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Judge orders banquet hall to stop operating

Attorney for owners of the Montrose Collection said situation is 'a logistical mess.'

November 22, 2010|By Melanie Hicken, melanie.hicken@latimes.com

CITY HALL — A bankruptcy judge has ordered the owners of Montrose Collection restaurant to cease all operations — adding to the legal troubles mounting against the controversial banquet hall.

Montrose Collection Restaurant and Banquet Hall had already been forced to stop operations late last month when a Los Angeles County Superior Court judge granted the city's request for a temporary injunction, a court mandate to stop violations of municipal code.

City officials in June had filed a complaint against the restaurant for allegedly operating without proper permits, citing an earlier April court ruling that the city had the right to revoke the zoning exception that had allowed the banquet hall to operate.

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In separate bankruptcy proceedings for the corporation that owns the restaurant, the judge earlier this month ordered owners to cease any business operations until the court ordered otherwise.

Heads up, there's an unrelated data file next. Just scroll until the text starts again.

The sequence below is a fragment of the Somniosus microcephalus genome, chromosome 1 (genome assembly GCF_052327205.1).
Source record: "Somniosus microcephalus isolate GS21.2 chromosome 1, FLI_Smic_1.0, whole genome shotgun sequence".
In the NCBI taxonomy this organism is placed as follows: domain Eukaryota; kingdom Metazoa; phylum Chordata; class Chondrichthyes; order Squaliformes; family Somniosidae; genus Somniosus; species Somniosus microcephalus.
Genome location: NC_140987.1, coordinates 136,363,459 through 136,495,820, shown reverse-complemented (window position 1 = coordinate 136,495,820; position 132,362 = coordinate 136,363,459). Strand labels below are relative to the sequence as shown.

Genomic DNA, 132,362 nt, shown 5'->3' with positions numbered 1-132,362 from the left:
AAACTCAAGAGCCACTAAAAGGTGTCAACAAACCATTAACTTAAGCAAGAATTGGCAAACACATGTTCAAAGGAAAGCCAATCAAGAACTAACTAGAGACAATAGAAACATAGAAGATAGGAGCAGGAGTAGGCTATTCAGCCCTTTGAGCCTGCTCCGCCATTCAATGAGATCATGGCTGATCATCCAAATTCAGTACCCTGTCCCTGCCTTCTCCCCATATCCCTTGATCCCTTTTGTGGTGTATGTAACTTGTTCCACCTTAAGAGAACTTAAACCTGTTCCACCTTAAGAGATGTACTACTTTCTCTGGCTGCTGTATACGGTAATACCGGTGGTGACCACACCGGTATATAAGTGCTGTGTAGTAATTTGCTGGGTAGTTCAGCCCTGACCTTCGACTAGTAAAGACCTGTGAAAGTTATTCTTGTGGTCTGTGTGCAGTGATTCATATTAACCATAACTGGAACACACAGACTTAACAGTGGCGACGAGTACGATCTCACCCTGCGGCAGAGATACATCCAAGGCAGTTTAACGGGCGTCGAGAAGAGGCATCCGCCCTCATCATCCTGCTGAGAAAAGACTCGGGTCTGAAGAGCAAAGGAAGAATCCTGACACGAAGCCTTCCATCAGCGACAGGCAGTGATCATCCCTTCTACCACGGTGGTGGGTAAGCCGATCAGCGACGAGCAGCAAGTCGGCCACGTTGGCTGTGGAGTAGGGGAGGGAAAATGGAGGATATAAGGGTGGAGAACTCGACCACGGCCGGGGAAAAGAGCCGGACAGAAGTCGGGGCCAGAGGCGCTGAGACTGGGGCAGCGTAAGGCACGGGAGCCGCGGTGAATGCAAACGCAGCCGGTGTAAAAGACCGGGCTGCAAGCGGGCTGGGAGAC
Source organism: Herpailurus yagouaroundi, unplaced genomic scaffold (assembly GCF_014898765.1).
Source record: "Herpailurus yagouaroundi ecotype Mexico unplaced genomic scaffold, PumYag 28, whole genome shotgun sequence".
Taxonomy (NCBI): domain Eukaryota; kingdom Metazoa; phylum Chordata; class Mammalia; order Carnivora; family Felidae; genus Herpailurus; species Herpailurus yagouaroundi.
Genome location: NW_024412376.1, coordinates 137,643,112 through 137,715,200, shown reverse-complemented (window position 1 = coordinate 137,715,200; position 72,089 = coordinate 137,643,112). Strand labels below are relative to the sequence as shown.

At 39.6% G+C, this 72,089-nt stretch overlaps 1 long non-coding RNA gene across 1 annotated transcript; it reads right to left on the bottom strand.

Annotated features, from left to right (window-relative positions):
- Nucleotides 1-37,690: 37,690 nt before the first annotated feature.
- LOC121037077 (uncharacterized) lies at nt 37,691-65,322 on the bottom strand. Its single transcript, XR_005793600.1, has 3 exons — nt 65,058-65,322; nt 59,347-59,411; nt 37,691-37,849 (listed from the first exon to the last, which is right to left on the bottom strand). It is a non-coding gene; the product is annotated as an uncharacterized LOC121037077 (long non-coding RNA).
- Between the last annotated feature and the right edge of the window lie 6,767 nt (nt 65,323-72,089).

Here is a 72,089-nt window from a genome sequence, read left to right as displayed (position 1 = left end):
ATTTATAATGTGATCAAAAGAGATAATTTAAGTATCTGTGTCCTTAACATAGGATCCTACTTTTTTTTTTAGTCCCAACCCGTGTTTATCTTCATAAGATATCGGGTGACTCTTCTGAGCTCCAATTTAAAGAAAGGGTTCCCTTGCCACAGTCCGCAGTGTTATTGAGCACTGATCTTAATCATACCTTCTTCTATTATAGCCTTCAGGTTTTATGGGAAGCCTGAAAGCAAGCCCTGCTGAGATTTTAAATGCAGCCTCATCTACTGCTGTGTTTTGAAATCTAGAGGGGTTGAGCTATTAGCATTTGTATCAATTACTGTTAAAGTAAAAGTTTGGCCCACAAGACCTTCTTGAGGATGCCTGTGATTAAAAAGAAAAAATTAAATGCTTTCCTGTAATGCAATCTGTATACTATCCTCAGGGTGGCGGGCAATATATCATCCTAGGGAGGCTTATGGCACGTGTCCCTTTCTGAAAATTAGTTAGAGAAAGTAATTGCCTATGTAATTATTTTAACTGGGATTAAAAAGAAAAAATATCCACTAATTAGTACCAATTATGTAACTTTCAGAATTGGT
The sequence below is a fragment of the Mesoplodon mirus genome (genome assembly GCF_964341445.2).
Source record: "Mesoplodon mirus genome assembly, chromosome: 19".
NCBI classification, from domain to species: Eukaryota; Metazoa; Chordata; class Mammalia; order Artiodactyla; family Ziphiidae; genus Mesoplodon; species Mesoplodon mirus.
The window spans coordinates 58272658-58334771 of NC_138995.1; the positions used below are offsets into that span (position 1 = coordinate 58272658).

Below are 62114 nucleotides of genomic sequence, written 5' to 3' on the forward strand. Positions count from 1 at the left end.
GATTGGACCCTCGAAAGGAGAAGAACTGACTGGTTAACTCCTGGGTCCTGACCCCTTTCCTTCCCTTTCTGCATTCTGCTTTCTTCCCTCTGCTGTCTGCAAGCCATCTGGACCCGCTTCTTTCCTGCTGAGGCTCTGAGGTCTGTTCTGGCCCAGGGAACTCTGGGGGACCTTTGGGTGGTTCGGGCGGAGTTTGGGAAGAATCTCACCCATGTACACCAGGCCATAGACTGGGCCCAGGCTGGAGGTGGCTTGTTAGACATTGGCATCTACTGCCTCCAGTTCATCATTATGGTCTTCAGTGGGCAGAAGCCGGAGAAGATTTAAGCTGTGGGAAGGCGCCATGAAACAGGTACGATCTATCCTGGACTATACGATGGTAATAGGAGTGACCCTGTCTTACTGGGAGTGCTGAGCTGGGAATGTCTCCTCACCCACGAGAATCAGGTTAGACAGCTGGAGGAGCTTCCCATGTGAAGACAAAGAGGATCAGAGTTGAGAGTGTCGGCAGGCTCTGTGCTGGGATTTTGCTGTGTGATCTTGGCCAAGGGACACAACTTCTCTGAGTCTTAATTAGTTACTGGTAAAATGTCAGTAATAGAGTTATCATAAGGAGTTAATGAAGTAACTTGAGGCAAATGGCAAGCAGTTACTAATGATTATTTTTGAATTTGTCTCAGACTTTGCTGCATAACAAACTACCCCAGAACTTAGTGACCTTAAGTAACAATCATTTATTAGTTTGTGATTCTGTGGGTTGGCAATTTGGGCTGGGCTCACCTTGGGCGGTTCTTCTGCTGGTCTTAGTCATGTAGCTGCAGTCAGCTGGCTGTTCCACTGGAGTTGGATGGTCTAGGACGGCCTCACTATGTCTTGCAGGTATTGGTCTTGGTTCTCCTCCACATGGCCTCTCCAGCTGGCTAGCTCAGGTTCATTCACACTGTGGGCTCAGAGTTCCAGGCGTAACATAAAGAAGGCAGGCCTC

City officials said they viewed the order as an additional safeguard in their fight to keep the restaurant from operating illegally.

"For us, it is an extra level of protection to ensure their closure unless or until they get proper permits," said Chief Assistant City Atty. Mike Garcia.

The bankruptcy order was the latest event in a longstanding legal battle between owners Armen and Takui Aivazian and city officials.

"It's just a mess," the Aivazians' attorney, Derek Tabone, said of the multiple court proceedings. "It's a logistical mess."

The current legal battle began when the City Council revoked the restaurant's parking permit in March 2009 and the zoning certificate a few months later, saying there was insufficient parking for use as a banquet hall, which officials said was not allowed at the restaurant.

Tabone has claimed the city approved the banquet hall use on a prior building permit.

Tabone said the current bankruptcy proceedings are largely due to the "very public" battle with the city, which initially hurt business and has now halted operations entirely.

The initial December 2009 bankruptcy filings show the corporation — ATNA Enterprises, of which Takui Aivazian is listed in public documents as an owner — owed creditors $660,000.

"People who want to schedule something a half-year or year in advance won't come to you. They don't know if you are going to be there in a year," Tabone said. "That's the bread and butter of the business, things that people plan months and months in advance."

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